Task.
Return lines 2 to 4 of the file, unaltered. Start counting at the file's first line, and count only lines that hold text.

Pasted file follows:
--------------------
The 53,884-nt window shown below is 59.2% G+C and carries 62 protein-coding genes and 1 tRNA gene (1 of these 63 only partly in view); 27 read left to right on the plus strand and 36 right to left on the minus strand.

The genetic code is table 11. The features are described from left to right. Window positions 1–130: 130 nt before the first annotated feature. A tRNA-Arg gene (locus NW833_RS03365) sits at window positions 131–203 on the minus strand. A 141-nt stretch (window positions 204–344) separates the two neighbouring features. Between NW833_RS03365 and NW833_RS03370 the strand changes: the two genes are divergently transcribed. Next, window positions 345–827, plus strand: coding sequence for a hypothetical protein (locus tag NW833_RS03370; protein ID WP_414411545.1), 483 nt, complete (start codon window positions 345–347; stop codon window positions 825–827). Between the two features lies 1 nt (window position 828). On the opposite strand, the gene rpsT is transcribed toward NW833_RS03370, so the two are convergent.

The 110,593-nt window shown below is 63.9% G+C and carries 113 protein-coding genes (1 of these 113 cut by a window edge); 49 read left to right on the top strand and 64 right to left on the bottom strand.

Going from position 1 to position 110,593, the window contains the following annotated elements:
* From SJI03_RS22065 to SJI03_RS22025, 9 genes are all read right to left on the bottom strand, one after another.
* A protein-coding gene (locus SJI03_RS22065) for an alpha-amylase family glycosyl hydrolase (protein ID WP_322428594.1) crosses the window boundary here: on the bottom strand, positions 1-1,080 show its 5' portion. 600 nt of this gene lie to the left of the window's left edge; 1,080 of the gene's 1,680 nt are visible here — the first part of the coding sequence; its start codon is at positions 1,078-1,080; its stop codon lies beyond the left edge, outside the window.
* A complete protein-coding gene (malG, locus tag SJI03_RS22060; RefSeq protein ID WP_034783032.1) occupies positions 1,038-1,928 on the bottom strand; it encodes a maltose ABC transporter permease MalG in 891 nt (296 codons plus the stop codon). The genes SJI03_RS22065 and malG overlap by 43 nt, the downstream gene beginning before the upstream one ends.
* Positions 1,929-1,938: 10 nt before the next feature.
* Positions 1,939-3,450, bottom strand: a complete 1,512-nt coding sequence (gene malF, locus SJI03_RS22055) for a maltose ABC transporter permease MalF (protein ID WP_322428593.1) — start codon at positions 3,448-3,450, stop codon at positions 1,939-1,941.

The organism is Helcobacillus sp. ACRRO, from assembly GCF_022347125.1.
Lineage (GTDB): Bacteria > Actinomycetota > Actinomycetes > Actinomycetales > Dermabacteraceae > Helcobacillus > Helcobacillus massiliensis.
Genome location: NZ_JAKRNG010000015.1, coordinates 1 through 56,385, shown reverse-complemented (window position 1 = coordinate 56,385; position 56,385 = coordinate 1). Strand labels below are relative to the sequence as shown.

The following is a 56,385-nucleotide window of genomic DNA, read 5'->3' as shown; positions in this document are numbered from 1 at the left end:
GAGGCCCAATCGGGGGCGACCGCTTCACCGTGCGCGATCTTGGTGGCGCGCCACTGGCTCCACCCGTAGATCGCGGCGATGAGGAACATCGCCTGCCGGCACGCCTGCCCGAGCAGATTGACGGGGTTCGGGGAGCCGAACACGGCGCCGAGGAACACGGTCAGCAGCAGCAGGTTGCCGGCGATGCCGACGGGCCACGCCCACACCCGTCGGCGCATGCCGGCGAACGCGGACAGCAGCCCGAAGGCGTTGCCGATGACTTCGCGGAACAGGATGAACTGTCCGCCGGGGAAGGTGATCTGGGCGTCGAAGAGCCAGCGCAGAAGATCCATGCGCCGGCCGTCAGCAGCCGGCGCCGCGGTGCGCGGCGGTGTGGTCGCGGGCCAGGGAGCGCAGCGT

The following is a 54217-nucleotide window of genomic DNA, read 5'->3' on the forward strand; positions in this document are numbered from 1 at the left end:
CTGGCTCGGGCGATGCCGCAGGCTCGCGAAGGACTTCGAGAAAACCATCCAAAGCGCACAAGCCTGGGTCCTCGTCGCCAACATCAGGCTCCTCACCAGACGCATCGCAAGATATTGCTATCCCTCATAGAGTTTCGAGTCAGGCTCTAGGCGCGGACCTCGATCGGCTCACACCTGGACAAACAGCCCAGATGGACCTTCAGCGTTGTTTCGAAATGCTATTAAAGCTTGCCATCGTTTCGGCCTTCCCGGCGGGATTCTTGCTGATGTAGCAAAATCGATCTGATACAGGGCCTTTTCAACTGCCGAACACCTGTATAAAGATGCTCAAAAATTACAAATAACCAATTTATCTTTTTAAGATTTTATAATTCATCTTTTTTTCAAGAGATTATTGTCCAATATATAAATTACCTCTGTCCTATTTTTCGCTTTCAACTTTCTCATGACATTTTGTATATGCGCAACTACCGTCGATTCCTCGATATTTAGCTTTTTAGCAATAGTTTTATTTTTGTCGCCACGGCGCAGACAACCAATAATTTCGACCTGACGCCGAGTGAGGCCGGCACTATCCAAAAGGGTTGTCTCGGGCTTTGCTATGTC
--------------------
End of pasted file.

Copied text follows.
The genetic code is table 11. The features are described from left to right. Window positions 1–130: 130 nt before the first annotated feature. A tRNA-Arg gene (locus NW833_RS03365) sits at window positions 131–203 on the minus strand. A 141-nt stretch (window positions 204–344) separates the two neighbouring features. Between NW833_RS03365 and NW833_RS03370 the strand changes: the two genes are divergently transcribed. Next, window positions 345–827, plus strand: coding sequence for a hypothetical protein (locus tag NW833_RS03370; protein ID WP_414411545.1), 483 nt, complete (start codon window positions 345–347; stop codon window positions 825–827). Between the two features lies 1 nt (window position 828). On the opposite strand, the gene rpsT is transcribed toward NW833_RS03370, so the two are convergent.

The 110,593-nt window shown below is 63.9% G+C and carries 113 protein-coding genes (1 of these 113 cut by a window edge); 49 read left to right on the top strand and 64 right to left on the bottom strand.

Going from position 1 to position 110,593, the window contains the following annotated elements: